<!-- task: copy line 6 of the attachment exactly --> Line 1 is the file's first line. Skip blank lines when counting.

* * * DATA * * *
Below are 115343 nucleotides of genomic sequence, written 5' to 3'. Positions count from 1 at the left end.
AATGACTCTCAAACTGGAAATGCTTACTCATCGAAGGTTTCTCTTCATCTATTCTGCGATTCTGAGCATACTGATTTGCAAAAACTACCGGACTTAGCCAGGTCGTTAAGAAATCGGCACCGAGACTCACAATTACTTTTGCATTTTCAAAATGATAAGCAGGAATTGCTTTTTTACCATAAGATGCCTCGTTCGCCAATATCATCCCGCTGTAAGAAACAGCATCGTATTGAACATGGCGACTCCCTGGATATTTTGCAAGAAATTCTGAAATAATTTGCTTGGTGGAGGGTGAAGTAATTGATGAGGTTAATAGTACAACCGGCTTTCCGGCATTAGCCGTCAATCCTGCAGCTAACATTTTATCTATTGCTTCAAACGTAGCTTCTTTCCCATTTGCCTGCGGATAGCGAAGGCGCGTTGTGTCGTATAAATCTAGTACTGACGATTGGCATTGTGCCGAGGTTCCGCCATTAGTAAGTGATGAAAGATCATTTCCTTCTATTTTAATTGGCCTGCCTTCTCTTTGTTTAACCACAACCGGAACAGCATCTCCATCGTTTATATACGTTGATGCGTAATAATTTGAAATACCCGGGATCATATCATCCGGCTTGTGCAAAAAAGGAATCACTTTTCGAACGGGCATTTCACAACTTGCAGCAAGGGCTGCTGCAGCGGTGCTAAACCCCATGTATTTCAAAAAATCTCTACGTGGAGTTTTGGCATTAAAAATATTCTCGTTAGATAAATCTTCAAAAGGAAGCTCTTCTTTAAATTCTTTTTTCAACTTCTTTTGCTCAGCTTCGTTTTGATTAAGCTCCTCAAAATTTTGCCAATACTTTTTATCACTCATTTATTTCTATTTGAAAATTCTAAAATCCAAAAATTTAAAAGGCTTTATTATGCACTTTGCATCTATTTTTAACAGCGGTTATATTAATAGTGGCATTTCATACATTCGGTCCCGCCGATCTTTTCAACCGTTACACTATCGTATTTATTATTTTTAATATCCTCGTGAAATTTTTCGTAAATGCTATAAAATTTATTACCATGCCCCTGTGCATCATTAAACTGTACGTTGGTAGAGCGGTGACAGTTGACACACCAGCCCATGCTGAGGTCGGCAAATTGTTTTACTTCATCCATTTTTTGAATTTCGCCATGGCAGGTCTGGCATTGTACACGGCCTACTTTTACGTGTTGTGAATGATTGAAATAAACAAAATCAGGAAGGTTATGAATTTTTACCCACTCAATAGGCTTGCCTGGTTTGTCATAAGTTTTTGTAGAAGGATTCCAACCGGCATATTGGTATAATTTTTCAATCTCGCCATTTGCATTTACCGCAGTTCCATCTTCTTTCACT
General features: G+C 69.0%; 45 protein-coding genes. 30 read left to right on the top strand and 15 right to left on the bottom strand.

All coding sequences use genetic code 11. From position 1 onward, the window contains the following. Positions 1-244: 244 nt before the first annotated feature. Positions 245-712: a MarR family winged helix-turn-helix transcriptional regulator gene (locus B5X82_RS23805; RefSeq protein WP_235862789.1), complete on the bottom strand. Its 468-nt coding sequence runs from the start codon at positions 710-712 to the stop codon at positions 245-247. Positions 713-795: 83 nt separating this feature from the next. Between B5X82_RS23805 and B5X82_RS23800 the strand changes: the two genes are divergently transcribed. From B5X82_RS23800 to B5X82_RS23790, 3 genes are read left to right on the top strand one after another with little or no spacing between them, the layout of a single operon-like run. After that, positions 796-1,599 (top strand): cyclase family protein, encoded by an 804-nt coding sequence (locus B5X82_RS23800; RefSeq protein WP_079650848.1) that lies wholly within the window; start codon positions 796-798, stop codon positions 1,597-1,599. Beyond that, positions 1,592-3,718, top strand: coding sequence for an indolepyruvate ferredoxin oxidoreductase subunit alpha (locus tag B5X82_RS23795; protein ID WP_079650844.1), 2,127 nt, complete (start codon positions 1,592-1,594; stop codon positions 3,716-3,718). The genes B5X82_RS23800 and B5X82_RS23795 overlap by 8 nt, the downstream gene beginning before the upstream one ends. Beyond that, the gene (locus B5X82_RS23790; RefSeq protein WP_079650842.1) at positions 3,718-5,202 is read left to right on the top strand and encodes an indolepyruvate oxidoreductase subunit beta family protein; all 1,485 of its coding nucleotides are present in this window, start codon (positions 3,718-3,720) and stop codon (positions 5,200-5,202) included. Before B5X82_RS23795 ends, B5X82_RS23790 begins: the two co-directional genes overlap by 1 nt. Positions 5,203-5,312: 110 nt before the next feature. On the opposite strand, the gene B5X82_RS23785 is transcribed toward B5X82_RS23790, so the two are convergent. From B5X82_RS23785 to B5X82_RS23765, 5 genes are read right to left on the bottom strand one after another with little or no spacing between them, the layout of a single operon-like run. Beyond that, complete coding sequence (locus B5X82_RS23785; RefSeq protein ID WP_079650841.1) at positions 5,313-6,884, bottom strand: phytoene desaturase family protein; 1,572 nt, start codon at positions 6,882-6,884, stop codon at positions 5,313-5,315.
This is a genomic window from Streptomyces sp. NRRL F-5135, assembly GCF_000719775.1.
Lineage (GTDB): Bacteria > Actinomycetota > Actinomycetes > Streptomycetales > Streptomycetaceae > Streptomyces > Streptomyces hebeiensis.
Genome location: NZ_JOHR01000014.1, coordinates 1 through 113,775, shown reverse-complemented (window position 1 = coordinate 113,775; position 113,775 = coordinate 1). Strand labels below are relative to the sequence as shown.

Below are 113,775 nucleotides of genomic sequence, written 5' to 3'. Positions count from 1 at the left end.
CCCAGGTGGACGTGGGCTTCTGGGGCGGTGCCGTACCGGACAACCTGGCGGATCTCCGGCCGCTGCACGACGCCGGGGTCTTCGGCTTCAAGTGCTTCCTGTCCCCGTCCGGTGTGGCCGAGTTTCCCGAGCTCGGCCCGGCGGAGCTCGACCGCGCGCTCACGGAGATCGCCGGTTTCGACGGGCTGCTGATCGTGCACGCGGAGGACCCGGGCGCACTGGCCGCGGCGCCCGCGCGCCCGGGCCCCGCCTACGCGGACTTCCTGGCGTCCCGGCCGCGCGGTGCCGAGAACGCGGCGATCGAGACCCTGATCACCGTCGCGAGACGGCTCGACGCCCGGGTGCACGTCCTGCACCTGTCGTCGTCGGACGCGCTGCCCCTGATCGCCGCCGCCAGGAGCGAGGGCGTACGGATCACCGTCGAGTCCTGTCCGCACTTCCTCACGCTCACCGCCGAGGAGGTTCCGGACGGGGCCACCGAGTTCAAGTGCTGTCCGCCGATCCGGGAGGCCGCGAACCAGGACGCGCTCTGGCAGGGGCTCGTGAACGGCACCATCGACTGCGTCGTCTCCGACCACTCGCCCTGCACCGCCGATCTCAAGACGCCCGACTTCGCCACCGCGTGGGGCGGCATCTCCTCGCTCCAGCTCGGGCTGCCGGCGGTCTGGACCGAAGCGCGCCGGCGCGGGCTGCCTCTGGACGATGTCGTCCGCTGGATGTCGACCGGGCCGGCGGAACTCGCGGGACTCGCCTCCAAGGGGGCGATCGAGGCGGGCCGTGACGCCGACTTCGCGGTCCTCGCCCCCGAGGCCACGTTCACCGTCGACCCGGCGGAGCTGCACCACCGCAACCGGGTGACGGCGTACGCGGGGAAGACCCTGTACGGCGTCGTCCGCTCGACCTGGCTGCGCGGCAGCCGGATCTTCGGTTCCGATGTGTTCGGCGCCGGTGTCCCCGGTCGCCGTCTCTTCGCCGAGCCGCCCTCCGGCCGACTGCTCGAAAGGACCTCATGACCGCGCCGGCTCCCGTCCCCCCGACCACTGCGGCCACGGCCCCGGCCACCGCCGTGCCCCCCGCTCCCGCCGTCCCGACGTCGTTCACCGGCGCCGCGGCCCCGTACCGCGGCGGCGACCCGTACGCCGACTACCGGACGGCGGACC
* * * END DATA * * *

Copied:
Lineage (GTDB): Bacteria > Actinomycetota > Actinomycetes > Streptomycetales > Streptomycetaceae > Streptomyces > Streptomyces hebeiensis.